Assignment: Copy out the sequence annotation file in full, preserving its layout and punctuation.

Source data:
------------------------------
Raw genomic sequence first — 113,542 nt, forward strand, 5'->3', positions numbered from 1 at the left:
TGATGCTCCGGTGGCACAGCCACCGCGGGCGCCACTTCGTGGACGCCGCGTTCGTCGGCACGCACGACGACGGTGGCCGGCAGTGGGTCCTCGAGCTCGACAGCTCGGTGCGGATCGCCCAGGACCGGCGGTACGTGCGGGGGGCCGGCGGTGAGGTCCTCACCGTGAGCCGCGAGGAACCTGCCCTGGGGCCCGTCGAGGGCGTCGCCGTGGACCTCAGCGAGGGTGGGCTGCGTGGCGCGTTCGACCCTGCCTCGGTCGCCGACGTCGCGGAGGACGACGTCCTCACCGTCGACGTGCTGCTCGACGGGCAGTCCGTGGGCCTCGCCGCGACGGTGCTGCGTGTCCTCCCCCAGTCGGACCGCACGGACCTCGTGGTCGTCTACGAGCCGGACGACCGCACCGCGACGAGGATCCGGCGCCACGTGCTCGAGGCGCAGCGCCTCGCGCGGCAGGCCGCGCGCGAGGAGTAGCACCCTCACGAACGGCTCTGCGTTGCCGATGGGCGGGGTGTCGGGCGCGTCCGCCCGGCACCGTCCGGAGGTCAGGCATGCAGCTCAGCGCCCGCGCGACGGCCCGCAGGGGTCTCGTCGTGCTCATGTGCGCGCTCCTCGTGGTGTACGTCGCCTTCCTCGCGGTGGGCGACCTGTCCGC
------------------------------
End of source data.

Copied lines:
Raw genomic sequence first — 113,542 nt, forward strand, 5'->3', positions numbered from 1 at the left:
TGATGCTCCGGTGGCACAGCCACCGCGGGCGCCACTTCGTGGACGCCGCGTTCGTCGGCACGCACGACGACGGTGGCCGGCAGTGGGTCCTCGAGCTCGACAGCTCGGTGCGGATCGCCCAGGACCGGCGGTACGTGCGGGGGGCCGGCGGTGAGGTCCTCACCGTGAGCCGCGAGGAACCTGCCCTGGGGCCCGTCGAGGGCGTCGCCGTGGACCTCAGCGAGGGTGGGCTGCGTGGCGCGTTCGACCCTGCCTCGGTCGCCGACGTCGCGGAGGACGACGTCCTCACCGTCGACGTGCTGCTCGACGGGCAGTCCGTGGGCCTCGCCGCGACGGTGCTGCGTGTCCTCCCCCAGTCGGACCGCACGGACCTCGTGGTCGTCTACGAGCCGGACGACCGCACCGCGACGAGGATCCGGCGCCACGTGCTCGAGGCGCAGCGCCTCGCGCGGCAGGCCGCGCGCGAGGAGTAGCACCCTCACGAACGGCTCTGCGTTGCCGATGGGCGGGGTGTCGGGCGCGTCCGCCCGGCACCGTCCGGAGGTCAGGCATGCAGCTCAGCGCCCGCGCGACGGCCCGCAGGGGTCTCGTCGTGCTCATGTGCGCGCTCCTCGTGGTGTACGTCGCCTTCCTCGCGGTGGGCGACCTGTCCGC